Sharing the art of winemaking

By Emma Bartlett

Anthony Moretti was 10 years old when he learned to make wine from his Vermont Street neighbor, George Solitro. At 13, he was buying winemaking equipment with his birthday and Christmas money and making wine at home. Today, Moretti owns a small wine store and rents part of a warehouse on Dyer Avenue where he imports grapes from California, crushes and presses them, and sells the grape juice to customers so they can make their own wine.

Spending time with Solitro as a child, Moretti realized that everyone loved Solitro because he always shared things – wine being one of them.

“I really took a philosophical look at life when I was little, which made me a quick old man to say what really matters in life when all is said and done,” said Moretti, who is proud to perpetuate this Italian tradition.

Moretti bought a small wine store in Silver Lake in 2002 that his father and sister helped him out when he was in the middle of his career; the shop is open year round with limited/seasonal hours. He finds the most enjoyable part of winemaking is that it brings people together from all walks of life.

“When I look ahead not knowing exactly when retirement would be, that would be my hobby and how I can envision my retirement,” Moretti said.

The growing season in California begins in August, when customers begin ordering cases of grapes from Moretti. He said a case makes 2.5 gallons of grape juice for wine to be made. This fall, over 5,000 gallons of grape juice were pressed. In the spring – when Chilean wine and grapes are available – Moretti will also sell Chilean wine juice.


Moretti buys a variety of red and white grapes to make different types of wine. Some of the grapes include Sangiovese, Petite Sirah, Sauvignon, Merlot, and Alicante. When Moretti obtains the red grapes, they enter a manual or automated crusher which breaks the skins off the grapes and crushes them. After crushing the grapes, customers are given instructions on how to turn the grape juice into wine.

Four elements are necessary for the fermentation process of grape juice: sugar, yeast, temperature and oxygen. The sugar comes from grapes and is activated by yeast. While grapes have natural yeast on their skins, customers sprinkle one packet of yeast per two cases of grapes to encourage fermentation of the fruit. The yeast then grows between 68 and 78 degrees and the oxygen allows fermentation to occur.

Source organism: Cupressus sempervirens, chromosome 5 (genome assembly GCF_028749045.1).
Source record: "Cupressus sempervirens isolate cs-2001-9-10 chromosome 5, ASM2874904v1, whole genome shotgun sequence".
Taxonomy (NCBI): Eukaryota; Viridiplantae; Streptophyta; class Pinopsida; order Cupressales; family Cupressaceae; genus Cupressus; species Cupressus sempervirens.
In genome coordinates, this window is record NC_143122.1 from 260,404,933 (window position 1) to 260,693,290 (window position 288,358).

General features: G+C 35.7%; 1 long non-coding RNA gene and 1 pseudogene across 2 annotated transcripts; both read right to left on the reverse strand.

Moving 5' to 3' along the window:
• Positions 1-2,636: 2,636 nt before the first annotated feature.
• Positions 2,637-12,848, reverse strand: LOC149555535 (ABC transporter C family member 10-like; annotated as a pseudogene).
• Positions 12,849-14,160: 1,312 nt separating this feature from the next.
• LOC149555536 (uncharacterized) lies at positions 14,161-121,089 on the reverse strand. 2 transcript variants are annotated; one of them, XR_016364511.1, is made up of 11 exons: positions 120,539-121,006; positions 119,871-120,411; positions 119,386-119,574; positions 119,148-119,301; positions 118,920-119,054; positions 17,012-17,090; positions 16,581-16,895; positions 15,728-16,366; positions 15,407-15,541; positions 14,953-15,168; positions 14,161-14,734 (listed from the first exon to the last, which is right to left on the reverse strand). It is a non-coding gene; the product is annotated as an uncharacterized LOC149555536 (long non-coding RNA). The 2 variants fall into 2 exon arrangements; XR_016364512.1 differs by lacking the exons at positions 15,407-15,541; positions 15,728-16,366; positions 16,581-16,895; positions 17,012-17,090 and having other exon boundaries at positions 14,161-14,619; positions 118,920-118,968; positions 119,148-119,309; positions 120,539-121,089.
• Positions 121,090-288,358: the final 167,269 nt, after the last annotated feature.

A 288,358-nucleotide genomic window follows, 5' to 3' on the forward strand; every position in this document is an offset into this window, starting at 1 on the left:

The fermentation will take place in vats which retain the juice. Moretti said it takes two days to see the fermentation. As the sugar and grape juice turn into alcohol, the juice becomes heavier than the skins that settle at the bottom of the tank. Every day, throughout a week, individuals must put the grape skins back into the juice.

The next step is to separate the wine from the grape skins. The juice is transferred into containers called carboys or demijohns. A tap at the bottom of the tank allows the juice to flow freely into the storage containers. The damp grapes left in the vat are transferred to a press where they are crushed to extract the remaining juice from the grape skins.

Once the wine is in storage containers, Moretti said it takes three days for any sediment in the wine to sink to the bottom of the container. The sediment is removed by transferring the good juice to another container; this process (known as racking) is carried out three or four times over the following months.

When it comes to white wine, Moretti said people want to crush and press on the same day; the longer the skins are left, the deeper the pigmentation of the wine.

When making wine, individuals should use a hydrometer to tell them the sugar content of grape juice, and the sugar should be adjusted. Adding sugar increases the alcohol content while adding water decreases the alcohol content.

Storage and when to drink

A common question Moretti receives is how long after the fermentation process customers should wait until they can drink their wine. Although it all comes down to personal taste, Moretti recommends aging wine for at least nine to 12 months.

“Wine mellows out,” Moretti said, adding that it gets softer and less harsh over time.

He recommends an airlock and a cap for storage containers to prevent post-secondary fermentation.

Early in his career as a winemaker, Moretti discovered that carbon dioxide had accumulated in a one-gallon jug and exploded in the basement. The jug also hit a five-gallon jug – spilling six gallons of wine and shards of glass on the floor.

“That’s why I put the airlocks on every time now,” Moretti said.

Moretti said wine making was always something he wanted to do and money never motivated him. Its fall season will be coming to an end in the coming weeks.

“It became something I do now,” Moretti said.

Shirley M. Pinder